Going forward, what Chee wishes to see happen is a collapsing of all the operation technologies in all of IJM’s business units.
“Whether it’s those people operating the cranes at our ports; the smart cities at our property division; the toll collectors at our tolls; we want to be able to move that data back to our backend so that we have a consolidated view of what’s happening in real-time across our businesses. The idea behind that is we want to have access to the data to make sure that we have ways in which we can monetise all that’s happening here.”
Chee states that there is a fundamental shift in the way IJM is operating on the construction and property side.
“We now have to meet the demand of reduced prices amidst higher costs; therefore, the industry’s changing. We need to change the way we mix concrete; the way we build houses. So this is moving to things like quick fabrication, Industrialised Building Systems (IBS), modelling of what we want to develop.”
Speaking from the manufacturers’ perspective, FMM’s Dato’ Suppiah noted that Malaysia originally started out as an agricultural economy, and only in the 1980s was there an influx of multinational companies coming from other parts of the world such as the US, Japan, Europe, and Australia, amongst others.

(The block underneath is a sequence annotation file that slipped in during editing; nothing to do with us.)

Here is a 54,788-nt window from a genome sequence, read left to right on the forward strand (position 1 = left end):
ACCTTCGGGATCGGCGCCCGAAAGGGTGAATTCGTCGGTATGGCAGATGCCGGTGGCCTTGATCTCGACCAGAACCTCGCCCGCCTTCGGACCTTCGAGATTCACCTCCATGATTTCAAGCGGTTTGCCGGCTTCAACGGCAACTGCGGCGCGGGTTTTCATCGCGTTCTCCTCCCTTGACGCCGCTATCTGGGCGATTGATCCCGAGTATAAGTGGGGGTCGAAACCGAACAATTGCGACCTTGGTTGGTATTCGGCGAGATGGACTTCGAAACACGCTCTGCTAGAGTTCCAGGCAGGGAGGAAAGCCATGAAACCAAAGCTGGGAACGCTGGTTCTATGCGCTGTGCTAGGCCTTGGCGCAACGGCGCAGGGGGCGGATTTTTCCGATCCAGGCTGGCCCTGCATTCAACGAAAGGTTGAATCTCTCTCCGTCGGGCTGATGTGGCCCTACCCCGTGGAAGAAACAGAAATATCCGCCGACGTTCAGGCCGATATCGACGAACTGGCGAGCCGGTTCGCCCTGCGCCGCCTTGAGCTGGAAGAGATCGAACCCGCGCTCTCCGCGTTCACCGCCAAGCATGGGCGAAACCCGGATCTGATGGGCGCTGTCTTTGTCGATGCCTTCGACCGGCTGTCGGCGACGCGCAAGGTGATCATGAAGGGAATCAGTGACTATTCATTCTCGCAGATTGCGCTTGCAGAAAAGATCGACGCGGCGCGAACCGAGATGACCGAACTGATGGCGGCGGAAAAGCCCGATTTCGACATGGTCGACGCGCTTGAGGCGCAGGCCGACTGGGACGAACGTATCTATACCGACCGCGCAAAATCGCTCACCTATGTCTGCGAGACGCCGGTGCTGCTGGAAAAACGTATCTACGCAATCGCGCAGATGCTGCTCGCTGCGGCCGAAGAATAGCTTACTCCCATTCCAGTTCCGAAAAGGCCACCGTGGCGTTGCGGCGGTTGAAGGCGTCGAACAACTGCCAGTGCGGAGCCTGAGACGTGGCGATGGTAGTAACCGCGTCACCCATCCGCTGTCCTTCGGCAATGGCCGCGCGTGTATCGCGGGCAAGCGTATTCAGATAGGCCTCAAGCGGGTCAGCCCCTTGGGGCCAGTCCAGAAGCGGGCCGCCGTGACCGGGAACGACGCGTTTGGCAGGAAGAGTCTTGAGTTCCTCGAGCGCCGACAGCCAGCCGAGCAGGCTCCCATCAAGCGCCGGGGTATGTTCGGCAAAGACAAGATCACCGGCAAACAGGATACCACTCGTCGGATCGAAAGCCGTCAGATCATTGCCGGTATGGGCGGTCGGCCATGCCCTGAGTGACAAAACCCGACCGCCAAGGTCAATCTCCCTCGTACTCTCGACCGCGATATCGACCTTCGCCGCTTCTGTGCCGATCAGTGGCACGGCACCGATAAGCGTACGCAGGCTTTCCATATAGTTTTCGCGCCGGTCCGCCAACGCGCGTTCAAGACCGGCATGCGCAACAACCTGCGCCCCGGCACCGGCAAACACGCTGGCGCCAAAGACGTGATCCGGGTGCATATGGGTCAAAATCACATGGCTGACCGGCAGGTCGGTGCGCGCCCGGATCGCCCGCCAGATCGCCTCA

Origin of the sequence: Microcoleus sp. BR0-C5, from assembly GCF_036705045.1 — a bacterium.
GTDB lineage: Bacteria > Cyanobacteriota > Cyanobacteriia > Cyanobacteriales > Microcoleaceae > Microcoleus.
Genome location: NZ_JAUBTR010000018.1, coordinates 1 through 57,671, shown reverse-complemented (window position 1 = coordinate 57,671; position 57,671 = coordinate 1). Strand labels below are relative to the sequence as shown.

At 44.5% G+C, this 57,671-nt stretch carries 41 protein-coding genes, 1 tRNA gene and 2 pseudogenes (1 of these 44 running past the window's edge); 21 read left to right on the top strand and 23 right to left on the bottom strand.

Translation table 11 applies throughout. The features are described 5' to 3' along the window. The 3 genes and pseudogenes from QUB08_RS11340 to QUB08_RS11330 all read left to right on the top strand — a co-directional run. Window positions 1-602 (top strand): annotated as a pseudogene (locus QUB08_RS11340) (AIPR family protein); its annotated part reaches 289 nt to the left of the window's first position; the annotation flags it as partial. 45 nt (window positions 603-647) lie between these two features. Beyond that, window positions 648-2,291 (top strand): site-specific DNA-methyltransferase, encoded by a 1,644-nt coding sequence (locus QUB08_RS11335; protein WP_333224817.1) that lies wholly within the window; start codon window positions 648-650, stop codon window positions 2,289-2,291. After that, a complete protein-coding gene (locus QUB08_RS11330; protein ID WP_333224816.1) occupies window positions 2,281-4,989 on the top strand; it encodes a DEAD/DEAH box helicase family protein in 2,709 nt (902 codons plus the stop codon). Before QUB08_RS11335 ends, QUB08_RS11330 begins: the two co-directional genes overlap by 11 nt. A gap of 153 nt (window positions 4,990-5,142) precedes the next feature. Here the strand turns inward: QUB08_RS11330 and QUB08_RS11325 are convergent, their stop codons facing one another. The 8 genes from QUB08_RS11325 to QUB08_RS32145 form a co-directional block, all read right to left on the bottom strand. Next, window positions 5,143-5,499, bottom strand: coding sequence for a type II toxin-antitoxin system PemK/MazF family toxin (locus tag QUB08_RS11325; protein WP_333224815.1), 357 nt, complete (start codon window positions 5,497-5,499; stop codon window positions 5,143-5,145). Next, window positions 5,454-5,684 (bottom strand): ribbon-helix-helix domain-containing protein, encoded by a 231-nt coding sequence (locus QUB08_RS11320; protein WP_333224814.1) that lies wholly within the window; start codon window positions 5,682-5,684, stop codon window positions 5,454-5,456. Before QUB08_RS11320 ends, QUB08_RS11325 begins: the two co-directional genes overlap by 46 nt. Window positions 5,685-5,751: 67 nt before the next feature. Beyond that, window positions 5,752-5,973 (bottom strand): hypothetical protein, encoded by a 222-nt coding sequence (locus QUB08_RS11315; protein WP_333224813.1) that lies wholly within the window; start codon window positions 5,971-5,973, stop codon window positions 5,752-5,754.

“In that respect, automation and modernisation will take some time. A lot of preparatory work is in progress. There are financial factors involved as well. The awareness level is very high amongst manufacturers; they realise they must embrace Industry 4.0. it’s a question of when and how, what kind of obstacles are going to be faced, will there be sharing of company information; these kinds of preliminary challenges are there.”
“Firstly, technology is nothing new. The mindset is changing from IT to digital. IT is what we all have; the legacy systems. Digital is something where you can create and build new sources of growth and new opportunities. So how can this Industry 4.0 create something new for you? It has to be some sort of structured approach that you need to take.
“Think big, start small, and scale fast. Have that mindset of thinking ‘Digital is going to help me build something, but how do I start it small enough so that I don’t invest too much, and when I figure out the ROI – whether it’s in improving productivity, creating new sources of growth – how can I take it and scale it as fast as I can?’
“The second part is that most of the companies, maybe even in this region, probably would not have a digital strategy. You may have all the technologies, but you may not have a digital strategy. Without a digital strategy, what happens is you don’t have funds allocated for you to try out new things, and that is a big hindrance for a lot of companies.